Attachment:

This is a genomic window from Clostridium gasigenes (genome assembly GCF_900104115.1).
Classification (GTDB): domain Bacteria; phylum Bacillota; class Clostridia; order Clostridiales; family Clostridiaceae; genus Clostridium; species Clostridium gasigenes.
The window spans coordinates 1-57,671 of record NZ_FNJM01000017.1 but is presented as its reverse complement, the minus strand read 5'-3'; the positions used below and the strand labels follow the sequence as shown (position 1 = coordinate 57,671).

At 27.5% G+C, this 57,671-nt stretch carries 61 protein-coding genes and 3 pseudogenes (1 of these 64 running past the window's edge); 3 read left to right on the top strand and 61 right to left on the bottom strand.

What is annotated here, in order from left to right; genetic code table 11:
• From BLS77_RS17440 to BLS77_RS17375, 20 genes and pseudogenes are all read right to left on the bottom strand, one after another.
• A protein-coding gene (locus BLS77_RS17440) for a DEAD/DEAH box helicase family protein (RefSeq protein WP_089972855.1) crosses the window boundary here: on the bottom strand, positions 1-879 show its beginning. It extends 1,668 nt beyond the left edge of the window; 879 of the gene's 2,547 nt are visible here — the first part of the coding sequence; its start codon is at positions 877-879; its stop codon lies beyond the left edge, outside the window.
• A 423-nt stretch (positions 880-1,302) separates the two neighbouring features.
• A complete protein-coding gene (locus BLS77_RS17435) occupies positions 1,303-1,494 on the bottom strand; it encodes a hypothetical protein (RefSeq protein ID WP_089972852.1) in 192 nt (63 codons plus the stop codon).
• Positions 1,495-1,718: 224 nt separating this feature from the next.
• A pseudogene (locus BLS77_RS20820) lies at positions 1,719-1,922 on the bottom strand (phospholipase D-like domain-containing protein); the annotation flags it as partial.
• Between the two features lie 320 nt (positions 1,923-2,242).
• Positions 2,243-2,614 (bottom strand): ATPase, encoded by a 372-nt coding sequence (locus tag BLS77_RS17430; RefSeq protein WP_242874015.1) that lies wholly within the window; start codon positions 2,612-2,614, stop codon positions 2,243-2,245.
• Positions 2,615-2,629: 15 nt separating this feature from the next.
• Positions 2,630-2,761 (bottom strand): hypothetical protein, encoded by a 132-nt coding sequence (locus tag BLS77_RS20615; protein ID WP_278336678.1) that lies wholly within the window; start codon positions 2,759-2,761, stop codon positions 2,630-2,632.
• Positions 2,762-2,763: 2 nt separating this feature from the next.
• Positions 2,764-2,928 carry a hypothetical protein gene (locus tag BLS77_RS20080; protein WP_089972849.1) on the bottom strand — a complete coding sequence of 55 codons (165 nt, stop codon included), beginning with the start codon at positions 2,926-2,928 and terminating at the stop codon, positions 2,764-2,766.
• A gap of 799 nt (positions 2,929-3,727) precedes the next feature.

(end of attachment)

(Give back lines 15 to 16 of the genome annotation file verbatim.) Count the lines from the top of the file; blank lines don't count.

• Positions 2,630-2,761 (bottom strand): hypothetical protein, encoded by a 132-nt coding sequence (locus tag BLS77_RS20615; protein ID WP_278336678.1) that lies wholly within the window; start codon positions 2,759-2,761, stop codon positions 2,630-2,632.
• Positions 2,762-2,763: 2 nt separating this feature from the next.